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  • The New Berlin:Offbeat, disruptive, and imperiled
  • Paul Hockenos (bio)

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Developers and city planners, investors and politicos were bitterly disappointed with Berlin's economic washout in the 1990s and much of the aughts. In the aftermath of the Berlin Wall's breach in November 1989, development professionals envisioned a sweeping transformation of Germany's new capital. Without consulting the 3.43 million freshly unified residents, the city set in motion plans to make Berlin a global center of finance and commerce. Berlin would have skyscrapers in a rebuilt urban core. Big blocks of office buildings, congress halls, and high-end apartments would stand where the Wall had been. The modernist eyesore of Alexanderplatz in former East Berlin would become "Berlin's Manhattan." There'd be a new mega-size airport like Frankfurt's, and all of it would be ready by 2000 when Berlin could, if chosen, host the summer Olympics. [End Page 99]

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As it happened, very few of these high-flying plans ever materialized. Certainly, there was frenzied construction: The malls, cinemas, and high-rises of Potsdamer Platz, for example, rose from the 150-acre no-man's land that the Wall had bisected. Berlin erected Europe's largest train station as well as ultra-modern buildings to house the federal government and the MPs of the Bundestag, which itself was retrofitted and adorned with a striking glass cupola. Yet the leagues of anticipated investors with deep pockets stayed away. And with the exception of winning recognition as the world's biggest and noisiest construction site, the city couldn't settle on an image or development strategy.

After a decade of designing and then ditching one plan after another, the city finally awoke to the nature of its unique cachet, something missing from Frankfurt, Hamburg, and Munich: a gritty, inventive, do-it-yourself underside. Around the year 2000, planners realized that Berlin was attracting droves of young, innovative, educated people who sought out the city explicitly because of its rough edges, low rents, and unconventional flair. Tourists came in ever greater numbers for the clubs and nightlife. Commercial interests followed: Some bolstered the creative sector, such as record labels and publishing houses, but other companies just wanted a corner of this hip new Berlin.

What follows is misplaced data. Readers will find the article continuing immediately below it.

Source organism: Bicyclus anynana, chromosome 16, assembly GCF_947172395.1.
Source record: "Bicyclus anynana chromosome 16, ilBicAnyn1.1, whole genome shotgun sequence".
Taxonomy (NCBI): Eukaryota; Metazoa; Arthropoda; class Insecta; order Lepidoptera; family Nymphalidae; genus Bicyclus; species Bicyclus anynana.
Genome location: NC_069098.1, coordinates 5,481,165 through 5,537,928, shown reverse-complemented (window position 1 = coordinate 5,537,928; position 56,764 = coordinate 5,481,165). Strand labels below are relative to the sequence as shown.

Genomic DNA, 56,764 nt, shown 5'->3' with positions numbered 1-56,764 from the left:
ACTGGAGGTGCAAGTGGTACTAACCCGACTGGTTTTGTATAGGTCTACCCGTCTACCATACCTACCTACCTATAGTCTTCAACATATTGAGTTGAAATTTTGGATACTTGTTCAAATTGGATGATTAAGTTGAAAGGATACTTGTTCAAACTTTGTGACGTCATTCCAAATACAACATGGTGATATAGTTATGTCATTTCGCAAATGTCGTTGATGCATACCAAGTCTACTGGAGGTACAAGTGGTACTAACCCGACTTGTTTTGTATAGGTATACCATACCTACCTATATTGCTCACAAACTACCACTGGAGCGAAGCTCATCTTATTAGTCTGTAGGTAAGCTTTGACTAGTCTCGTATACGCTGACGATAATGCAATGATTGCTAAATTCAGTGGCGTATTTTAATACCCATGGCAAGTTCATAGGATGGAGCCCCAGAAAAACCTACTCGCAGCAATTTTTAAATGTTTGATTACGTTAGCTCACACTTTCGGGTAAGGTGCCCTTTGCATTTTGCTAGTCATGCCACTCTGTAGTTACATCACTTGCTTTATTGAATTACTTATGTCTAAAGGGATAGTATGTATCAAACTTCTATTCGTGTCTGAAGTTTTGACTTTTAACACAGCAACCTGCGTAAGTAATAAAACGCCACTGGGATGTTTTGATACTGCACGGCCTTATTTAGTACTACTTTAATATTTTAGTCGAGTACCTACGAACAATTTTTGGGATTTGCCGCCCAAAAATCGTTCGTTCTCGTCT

The city leapt onto the wagon with the zeal of the converted, boasting about Berlin's untended crannies, which could be used for all manner of self-styled projects and small businesses. "The [End Page 100] 'creative city' mantra was integrated into Berlin city marketing," writes sociologist Claire Colomb, "with various campaigns selling the constant change, experimentation, and trend-setting taking place in the city as significant attractiveness factors. Some of the 'off-beat,' alternative, or underground cultural and artistic scenes were integrated into official place marketing strategies, for example the techno and clubbing scene."

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The planners couldn't have guessed that the torrent of cultural enterprises and visitors streaming into Berlin had only just begun. By 2002, the creative industries had breathed life into 18,000 businesses that supported 90,000 jobs, or 8 percent of the city's workforce. By 2012, those numbers had nearly doubled, grossing an astounding $21.5 billion, or 10 percent of Berlin's economy. Two years later, the sector had added 20,000 more jobs. Something about Berlin was inviting diverse startups—which, by the 2010s, had vaulted Berlin to startup champion of Europe. Meanwhile, Berlin had overtaken Rome as tourists' third-most-desired destination in Europe, behind only Paris and London. These visitors weren't coming for the hoch cuisine (indeed, there is none in Berlin) but to browse through the sprawling flea market on a Sunday morning in Mauerpark, explore the art galleries on Brunnenstrasse, or just wander the streets of Kreuzberg and Prenzlauer Berg. Gay tourism in Berlin constituted a world and industry unto itself, as it long has.

The explanations for Berlin's inspired upsurge and magnetic draw reach back into its distinct past. The city during its division and then in the decade...


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pp. 99-108
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